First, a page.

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January 2021, Volume 27, Number 1

Food, Wine

USDA issued Dietary Guidelines for Americans 2020-2025 that did not include recommendations to reduce added sugars from the current 10 percent and to reduce drinking limits for men from two a day. Advocates wanted added sugars to be six percent of daily consumption and alcohol limited to one drink a day. Over 70 percent of US adults 20 and older were overweight in 2015-16, including 40 percent who were obese.

Selling groceries is usually a low-margin business, but supermarket margins rose in 2020 as consumers bought more groceries and more store branded products. Walmart accounts for a quarter of US grocery sales; followed by Kroger with 10 percent; Costco with eight percent; and Albertson’s with five percent. Amazon is not considered a supermarket chain, but sold more groceries in 2020 than all of the chains except Walmart.

Romaine lettuce from the Salinas Valley was implicated in three E. coli O157:H7 foodborne illness outbreaks in November-December 2019. The FDA found that manure from cattle grazing on the hills above the Salinas Valley seeped into the irrigation water and contaminated the lettuce.

Spain produces 45 percent of the world’s olive oil, followed by Italy, where production fell in 2020 due to the Xylella bacteria that affected trees in Puglia, which accounts for half of Italian olive oil production.

Wine. Closed bars and restaurants reduced spending on beer, wine and spirits away from home in 2020 and increased spending on alcohol consumed at home. The same switch to drinking more at home occurs during recessions, but in 2020 those drinking at home moved up the price ladder, as exemplified by professionals working from home who bought more expensive wines.

In most years, about 15 percent of US wine is sold by bars and restaurants. Less than seven percent of wine in 2020 was sold in bars and restaurants, but sales via wine and grocery stores rose. Some Napa wineries released library or cave vintages of older wines at prices above $100 a bottle.

There is a growing list of celebrity wine labels. Movie director Francis Ford Coppola was among the first when he bought the Gustave winery in Napa in 1975 and the former Inglenook winery in 1995, which was renamed the Rubicon Estate Winery in 2016. Today celebrities from Cameron Diaz to Joe Montana have their own wineries or wine labels. Celebrity involvement in wine making is usually limited.

Global. Between 2000 and 2018, the world’s vineyards shrank from 7.8 million to 7.4 million hectares, including vineyards whose grapes are used for raisins, table grapes, or wine. Spain has 13 percent of the world’s vineyards, France 11 percent, and Italy 10 percent, and almost all of the grapes in these three countries are used to make wine. By contrast, China has 12 percent of the world’s vineyards, more vineyards than all countries except Spain, but only 10 percent of Chinese grapes are used to make wine.

Rising yields mean that more wine is being produced from fewer acres of grapes. Total wine production rose from 280 million to 290 million hectoliters between 2000 and 2018 (one hectoliter is 26.4 gallons). Italy produced 19 percent of the world’s wine in 2018; France 17 percent; and Spain 15 percent, and together these three countries accounted for 51 percent of the world’s wine. The US produced eight percent of the world’s wine, and Argentina five percent. France’s share of the world’s wine fell the most over the last two decades, while Argentina’s share rose.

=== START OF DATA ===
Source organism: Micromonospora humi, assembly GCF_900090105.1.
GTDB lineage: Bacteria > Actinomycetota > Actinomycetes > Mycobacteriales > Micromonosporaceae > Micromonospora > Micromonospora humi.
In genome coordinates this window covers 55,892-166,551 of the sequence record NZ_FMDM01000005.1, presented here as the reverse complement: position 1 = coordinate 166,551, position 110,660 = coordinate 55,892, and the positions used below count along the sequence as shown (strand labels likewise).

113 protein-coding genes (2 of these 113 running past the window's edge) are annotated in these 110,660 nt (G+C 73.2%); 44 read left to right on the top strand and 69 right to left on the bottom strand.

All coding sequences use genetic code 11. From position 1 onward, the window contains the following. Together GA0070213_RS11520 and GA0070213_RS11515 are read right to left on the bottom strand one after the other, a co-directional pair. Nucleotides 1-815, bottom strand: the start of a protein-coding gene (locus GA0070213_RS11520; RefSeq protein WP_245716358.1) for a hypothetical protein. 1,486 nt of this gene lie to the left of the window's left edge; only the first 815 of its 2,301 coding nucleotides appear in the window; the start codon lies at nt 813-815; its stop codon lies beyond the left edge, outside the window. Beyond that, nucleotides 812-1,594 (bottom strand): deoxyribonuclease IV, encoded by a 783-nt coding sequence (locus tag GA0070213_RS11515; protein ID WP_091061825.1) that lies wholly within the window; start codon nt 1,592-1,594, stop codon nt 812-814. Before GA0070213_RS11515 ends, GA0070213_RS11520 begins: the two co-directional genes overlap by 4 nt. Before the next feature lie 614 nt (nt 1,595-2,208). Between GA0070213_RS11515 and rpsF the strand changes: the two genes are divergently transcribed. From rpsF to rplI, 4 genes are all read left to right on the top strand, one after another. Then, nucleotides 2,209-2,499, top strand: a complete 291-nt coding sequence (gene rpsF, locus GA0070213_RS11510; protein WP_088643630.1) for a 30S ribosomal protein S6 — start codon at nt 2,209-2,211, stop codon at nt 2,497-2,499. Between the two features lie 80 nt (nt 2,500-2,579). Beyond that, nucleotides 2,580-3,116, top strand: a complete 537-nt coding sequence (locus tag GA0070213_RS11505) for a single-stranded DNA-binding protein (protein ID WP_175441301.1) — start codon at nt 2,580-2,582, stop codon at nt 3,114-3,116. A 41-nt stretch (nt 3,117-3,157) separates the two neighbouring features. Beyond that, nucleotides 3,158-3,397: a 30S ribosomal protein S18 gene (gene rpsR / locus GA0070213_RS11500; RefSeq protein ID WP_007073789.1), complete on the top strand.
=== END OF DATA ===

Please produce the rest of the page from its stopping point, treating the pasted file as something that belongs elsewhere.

Wine production exceeds wine consumption: 246 million hectoliters were drunk in 2018, up from 226 million in 2000. The US consumed 13 percent of the world’s wine in 2018; Italy 11 percent; France, nine percent; and Germany eight percent. The big three wine grape varieties remain unchanged, Chardonnay, Cabernet Sauvignon and Merlot.

Indonesian Rudy Kurniawan, the only person convicted in the US of selling fake wine, was released in November 2020 after serving nine years of a ten-year sentence in federal prison; ICE will deport him. Kurniawan sold $30 million worth of fake wine to collectors who did not believe they could be fooled.

Kurniawan arrived in the US on a student visa in the mid-1990s, and soon learned that he had an extraordinary memory for wines that he tasted. Kurniawan ingratiated himself with wine collectors by allowing them to taste expensive wines, and began auctioning wines at New York’s Acker Merrall & Condit, including Burgundy’s most prestigious wine, a fake jeroboam (equivalent to four standard bottles) of 1971 Romanee-Conti that sold for $85,000.

Kurniawan made fake wines in his Arcadia, California home by blending old commercial grade wine from France with young American wine made from the same variety of grapes. Wine critics praised the youthful fruit taste. An Acker action in April 2008 offered Burgundy Domaine Ponsot made between 1945 and 1971 for $70,000 a case. The fake was discovered because Domaine Ponsot did not control the vineyards claimed on the bottle labels at the time, leading to Kurniawan’s arrest in March 2012. is the largest US direct-to-consumer winery, selling wine worth $170 million to 250,000 US customers and an equal number abroad.

China in November 2020 placed tariffs of up to 200 percent on Australian wine in a bid to protest Australian policies toward China; previously, China targeted Australian exports of coal, timber, seafood and barley. The Chinese government listed 14 troublesome Australian actions, including public statements in support of Taiwan and Hong Kong freedoms and criticism of the Chinese government in Australian media.

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